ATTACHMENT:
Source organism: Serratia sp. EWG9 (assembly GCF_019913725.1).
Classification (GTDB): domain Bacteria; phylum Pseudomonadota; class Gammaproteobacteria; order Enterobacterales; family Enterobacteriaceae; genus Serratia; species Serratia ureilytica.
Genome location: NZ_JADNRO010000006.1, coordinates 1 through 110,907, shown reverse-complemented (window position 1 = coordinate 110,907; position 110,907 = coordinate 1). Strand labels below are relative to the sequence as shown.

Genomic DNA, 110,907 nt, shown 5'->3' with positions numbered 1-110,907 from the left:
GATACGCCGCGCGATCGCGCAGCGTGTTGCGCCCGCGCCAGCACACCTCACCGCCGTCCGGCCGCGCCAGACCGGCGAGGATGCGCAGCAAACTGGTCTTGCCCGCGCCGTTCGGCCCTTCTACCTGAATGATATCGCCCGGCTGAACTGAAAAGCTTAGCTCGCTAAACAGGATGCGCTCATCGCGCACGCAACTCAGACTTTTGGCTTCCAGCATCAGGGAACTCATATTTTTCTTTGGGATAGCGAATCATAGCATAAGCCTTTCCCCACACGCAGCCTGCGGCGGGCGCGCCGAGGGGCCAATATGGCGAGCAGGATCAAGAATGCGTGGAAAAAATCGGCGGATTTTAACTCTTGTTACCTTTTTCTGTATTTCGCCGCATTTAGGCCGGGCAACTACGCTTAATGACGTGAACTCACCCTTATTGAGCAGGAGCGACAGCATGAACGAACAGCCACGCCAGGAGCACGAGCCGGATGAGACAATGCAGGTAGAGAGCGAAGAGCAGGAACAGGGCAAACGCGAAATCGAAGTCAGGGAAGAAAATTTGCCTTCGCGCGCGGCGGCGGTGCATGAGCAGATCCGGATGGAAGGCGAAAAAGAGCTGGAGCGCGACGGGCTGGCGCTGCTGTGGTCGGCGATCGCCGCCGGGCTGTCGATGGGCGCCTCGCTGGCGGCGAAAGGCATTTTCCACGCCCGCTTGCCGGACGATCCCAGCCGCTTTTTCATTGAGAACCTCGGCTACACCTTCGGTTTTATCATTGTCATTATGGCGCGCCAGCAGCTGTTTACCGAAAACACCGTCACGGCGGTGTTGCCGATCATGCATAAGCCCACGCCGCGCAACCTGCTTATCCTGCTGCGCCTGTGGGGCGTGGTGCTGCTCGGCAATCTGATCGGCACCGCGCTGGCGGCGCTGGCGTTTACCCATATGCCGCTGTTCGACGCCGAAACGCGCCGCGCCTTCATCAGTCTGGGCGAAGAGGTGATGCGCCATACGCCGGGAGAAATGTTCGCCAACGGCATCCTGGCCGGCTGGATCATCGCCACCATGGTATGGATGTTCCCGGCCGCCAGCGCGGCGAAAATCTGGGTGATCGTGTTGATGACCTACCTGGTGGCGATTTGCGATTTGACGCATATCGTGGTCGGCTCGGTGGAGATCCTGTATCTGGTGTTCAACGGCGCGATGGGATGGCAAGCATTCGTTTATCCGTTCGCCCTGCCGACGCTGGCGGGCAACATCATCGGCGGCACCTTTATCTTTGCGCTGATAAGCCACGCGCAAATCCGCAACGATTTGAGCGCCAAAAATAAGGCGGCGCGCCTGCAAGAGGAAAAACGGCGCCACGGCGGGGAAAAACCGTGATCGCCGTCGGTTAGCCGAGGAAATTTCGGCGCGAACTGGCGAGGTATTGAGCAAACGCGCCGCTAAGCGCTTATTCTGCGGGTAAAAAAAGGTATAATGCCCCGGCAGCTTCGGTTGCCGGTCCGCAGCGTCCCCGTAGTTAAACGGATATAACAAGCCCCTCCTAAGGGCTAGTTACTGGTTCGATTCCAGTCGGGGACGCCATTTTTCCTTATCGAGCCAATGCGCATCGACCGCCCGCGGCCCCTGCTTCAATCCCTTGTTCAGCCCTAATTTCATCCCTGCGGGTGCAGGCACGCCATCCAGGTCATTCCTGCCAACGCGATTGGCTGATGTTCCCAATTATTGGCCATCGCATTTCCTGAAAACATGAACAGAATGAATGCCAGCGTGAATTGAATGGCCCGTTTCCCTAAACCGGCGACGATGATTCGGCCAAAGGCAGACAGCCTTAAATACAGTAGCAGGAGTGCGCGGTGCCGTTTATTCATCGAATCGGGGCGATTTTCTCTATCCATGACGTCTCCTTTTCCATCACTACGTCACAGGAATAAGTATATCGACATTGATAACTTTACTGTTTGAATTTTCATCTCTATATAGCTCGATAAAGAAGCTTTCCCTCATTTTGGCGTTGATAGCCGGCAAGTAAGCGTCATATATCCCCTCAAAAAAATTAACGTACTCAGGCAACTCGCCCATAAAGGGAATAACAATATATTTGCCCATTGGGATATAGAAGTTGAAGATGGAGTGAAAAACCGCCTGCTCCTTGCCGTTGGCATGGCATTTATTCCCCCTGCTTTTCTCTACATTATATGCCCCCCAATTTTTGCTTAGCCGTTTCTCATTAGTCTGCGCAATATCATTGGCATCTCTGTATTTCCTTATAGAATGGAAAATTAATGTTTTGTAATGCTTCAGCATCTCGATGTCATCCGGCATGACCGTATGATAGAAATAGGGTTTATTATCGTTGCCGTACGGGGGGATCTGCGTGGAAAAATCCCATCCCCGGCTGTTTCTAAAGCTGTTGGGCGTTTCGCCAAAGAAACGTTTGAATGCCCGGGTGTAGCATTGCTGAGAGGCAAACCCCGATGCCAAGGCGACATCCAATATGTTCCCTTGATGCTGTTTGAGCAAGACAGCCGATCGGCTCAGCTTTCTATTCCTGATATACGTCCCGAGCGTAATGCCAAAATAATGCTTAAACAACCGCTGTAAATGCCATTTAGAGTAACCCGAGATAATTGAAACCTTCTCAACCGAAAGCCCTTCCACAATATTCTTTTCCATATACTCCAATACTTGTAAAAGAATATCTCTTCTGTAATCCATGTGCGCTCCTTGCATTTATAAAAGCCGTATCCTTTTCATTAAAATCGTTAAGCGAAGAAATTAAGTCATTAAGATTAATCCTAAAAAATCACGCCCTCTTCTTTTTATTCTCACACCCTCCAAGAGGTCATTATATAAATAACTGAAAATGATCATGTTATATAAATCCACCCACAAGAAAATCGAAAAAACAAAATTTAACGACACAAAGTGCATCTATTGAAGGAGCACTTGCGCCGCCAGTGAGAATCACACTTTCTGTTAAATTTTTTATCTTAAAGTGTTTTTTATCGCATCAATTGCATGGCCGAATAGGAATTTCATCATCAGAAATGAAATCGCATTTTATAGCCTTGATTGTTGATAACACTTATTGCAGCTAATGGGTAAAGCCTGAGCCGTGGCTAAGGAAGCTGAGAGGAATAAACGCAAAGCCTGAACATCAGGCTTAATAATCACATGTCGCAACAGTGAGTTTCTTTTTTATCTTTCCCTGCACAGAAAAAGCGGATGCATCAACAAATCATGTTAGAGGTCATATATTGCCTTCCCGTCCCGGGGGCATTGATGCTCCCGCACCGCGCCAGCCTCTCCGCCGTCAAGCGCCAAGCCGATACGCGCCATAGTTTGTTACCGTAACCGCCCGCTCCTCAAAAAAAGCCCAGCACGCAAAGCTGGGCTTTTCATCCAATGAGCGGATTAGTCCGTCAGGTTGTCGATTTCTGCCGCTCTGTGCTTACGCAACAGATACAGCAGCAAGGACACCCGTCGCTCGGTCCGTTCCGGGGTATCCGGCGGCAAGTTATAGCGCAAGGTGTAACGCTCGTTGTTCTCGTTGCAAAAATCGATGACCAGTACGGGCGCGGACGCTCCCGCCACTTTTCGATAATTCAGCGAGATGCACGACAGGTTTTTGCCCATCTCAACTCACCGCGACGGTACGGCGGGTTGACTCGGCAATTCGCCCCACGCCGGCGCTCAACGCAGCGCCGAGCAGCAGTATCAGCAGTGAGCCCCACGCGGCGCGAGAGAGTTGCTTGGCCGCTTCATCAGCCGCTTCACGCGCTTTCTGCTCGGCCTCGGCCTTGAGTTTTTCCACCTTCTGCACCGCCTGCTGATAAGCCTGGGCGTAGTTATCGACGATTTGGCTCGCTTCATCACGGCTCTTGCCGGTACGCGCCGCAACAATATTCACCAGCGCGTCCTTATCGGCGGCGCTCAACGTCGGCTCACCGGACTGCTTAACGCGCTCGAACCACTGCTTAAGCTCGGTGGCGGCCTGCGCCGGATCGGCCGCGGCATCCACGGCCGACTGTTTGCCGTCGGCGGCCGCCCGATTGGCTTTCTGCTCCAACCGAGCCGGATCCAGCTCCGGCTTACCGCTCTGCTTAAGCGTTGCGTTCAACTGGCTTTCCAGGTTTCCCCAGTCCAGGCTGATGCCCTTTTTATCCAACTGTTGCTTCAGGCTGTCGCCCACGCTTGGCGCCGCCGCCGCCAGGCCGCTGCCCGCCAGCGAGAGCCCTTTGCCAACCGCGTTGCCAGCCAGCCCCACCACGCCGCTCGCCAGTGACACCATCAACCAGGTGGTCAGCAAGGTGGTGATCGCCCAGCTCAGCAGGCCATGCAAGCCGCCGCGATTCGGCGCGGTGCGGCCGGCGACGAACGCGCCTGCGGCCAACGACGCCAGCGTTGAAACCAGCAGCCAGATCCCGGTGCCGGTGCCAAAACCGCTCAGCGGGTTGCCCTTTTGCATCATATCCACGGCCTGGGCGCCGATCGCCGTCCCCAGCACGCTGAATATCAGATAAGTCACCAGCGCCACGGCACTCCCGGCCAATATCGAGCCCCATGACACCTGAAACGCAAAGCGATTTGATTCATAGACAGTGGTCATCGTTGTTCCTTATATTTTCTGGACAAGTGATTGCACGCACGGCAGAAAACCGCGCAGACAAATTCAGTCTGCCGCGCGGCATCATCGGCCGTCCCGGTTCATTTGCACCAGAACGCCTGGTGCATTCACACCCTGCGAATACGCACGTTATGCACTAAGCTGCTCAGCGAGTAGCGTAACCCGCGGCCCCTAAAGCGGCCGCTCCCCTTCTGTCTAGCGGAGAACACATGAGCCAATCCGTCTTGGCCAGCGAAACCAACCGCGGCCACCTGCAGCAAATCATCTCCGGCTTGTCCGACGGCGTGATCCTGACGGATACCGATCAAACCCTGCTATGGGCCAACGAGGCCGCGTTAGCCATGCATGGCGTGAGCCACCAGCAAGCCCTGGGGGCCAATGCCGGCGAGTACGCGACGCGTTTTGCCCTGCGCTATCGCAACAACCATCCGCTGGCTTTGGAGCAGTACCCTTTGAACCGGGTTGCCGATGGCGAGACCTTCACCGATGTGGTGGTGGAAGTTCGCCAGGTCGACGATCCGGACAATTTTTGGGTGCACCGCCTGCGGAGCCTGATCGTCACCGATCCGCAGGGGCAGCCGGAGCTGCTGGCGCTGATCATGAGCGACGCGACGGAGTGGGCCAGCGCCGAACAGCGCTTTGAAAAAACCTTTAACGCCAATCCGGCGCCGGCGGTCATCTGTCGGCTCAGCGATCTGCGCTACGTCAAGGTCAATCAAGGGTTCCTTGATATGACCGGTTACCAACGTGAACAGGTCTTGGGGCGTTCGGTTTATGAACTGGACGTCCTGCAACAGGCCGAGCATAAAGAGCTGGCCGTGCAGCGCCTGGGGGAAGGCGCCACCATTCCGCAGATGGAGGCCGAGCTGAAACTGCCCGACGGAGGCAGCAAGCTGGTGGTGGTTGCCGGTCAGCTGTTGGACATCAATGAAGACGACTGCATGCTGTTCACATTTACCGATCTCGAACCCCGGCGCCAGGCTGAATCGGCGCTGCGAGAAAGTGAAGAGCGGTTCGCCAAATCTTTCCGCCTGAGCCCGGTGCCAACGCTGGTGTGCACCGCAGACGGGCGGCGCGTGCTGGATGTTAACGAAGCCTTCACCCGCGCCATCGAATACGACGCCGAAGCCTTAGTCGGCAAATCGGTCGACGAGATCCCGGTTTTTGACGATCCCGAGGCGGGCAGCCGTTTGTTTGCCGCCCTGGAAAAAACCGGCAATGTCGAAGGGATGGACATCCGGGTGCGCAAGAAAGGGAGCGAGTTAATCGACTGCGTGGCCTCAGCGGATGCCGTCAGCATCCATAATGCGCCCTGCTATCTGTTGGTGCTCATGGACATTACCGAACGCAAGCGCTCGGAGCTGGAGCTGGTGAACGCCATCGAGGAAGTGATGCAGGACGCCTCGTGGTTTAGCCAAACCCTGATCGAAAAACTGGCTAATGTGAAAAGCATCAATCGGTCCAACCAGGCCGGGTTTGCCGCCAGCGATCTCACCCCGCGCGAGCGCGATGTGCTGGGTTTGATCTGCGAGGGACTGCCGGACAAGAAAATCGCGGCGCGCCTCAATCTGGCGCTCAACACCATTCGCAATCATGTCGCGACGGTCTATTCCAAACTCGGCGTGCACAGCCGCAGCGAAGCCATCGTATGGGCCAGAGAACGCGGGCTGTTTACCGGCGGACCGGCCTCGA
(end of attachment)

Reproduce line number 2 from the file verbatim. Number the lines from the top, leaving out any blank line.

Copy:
Classification (GTDB): domain Bacteria; phylum Pseudomonadota; class Gammaproteobacteria; order Enterobacterales; family Enterobacteriaceae; genus Serratia; species Serratia ureilytica.